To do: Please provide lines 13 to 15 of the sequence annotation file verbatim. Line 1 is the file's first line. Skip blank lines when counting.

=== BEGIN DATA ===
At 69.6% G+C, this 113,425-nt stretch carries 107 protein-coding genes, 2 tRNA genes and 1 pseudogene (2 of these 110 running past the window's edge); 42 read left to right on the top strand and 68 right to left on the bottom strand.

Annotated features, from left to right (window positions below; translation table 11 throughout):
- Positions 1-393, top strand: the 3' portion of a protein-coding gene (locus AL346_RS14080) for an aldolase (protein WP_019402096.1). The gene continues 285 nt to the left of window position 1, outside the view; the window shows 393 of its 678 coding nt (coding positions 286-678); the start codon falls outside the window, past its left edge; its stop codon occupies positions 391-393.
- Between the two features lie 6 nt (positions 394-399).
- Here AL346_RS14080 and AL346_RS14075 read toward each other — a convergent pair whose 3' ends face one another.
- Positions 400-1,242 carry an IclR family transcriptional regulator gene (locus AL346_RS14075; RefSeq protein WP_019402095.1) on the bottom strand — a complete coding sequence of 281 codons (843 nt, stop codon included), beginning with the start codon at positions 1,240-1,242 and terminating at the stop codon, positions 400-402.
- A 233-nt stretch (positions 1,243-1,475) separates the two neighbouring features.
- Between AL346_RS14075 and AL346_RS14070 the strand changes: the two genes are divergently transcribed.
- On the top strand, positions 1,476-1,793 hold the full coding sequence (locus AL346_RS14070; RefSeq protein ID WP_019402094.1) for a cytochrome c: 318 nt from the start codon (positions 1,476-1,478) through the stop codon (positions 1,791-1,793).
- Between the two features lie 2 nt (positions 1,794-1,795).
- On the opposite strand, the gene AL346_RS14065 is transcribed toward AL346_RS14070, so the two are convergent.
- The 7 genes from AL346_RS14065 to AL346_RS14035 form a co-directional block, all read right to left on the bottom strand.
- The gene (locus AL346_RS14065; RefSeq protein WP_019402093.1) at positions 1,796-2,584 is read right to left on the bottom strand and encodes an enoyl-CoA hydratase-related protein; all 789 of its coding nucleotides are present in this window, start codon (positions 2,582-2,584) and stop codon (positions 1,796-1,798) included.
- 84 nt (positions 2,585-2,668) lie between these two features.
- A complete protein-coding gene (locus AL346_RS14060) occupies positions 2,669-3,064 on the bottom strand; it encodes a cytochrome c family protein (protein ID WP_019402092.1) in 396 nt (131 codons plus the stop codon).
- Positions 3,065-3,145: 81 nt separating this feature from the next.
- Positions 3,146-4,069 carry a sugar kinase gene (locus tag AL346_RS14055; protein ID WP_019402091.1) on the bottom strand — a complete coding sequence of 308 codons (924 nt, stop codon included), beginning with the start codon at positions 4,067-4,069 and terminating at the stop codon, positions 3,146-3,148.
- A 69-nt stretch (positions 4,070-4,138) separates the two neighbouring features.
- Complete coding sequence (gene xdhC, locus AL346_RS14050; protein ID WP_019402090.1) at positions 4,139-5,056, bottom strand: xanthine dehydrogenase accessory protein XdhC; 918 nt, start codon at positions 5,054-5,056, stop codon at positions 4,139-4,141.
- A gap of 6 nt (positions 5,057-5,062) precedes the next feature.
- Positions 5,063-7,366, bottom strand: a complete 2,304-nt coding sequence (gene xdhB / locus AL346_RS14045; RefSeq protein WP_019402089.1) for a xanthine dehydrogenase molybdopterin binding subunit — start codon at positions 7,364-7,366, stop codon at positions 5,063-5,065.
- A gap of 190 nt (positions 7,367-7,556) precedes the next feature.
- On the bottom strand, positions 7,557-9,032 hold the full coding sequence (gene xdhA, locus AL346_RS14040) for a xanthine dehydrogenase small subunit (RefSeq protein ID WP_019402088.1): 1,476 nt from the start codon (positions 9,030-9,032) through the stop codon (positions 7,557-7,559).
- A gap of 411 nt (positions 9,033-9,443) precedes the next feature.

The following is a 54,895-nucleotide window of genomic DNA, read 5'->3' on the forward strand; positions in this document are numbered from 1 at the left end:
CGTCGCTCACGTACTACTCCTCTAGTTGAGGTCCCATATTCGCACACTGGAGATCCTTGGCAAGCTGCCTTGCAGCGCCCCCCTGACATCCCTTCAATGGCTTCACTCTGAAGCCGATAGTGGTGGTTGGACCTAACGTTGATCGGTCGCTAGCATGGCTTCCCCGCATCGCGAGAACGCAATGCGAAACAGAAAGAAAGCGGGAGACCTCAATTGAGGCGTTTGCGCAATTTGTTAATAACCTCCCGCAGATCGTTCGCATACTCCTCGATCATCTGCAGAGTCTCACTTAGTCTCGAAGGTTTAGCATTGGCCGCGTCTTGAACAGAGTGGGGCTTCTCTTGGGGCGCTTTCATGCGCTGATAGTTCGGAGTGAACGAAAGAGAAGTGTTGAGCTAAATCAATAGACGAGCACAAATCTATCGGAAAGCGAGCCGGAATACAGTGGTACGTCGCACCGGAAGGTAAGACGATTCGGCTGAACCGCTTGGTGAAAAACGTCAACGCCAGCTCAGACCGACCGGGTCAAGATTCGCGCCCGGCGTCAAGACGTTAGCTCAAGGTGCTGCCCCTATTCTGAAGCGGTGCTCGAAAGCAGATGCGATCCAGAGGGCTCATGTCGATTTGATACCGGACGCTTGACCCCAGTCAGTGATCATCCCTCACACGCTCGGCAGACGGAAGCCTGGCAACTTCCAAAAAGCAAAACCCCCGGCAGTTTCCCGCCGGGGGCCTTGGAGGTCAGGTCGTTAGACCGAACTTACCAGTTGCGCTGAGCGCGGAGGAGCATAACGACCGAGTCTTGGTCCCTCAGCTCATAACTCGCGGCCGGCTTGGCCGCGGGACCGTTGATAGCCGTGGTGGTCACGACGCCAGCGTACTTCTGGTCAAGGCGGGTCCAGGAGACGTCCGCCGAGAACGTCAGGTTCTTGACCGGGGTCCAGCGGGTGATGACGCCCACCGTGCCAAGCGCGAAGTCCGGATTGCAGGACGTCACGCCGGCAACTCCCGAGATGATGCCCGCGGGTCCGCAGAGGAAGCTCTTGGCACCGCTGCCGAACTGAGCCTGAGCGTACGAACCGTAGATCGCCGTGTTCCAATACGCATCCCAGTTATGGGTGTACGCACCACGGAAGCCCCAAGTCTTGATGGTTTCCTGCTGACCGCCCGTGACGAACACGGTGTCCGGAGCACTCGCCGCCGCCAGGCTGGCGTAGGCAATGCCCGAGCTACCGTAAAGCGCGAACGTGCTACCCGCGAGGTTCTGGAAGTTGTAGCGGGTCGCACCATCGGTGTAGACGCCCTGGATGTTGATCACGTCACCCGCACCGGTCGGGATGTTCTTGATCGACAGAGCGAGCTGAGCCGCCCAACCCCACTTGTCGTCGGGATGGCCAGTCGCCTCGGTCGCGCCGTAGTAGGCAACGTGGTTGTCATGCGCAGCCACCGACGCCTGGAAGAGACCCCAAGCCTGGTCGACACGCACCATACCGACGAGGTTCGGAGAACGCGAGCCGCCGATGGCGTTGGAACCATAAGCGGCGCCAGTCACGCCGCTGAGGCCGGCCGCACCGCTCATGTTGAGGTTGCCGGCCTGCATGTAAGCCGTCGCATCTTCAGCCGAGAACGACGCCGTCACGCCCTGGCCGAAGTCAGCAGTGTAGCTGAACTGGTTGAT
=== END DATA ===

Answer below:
- The gene (locus AL346_RS14065; RefSeq protein WP_019402093.1) at positions 1,796-2,584 is read right to left on the bottom strand and encodes an enoyl-CoA hydratase-related protein; all 789 of its coding nucleotides are present in this window, start codon (positions 2,582-2,584) and stop codon (positions 1,796-1,798) included.
- 84 nt (positions 2,585-2,668) lie between these two features.
- A complete protein-coding gene (locus AL346_RS14060) occupies positions 2,669-3,064 on the bottom strand; it encodes a cytochrome c family protein (protein ID WP_019402092.1) in 396 nt (131 codons plus the stop codon).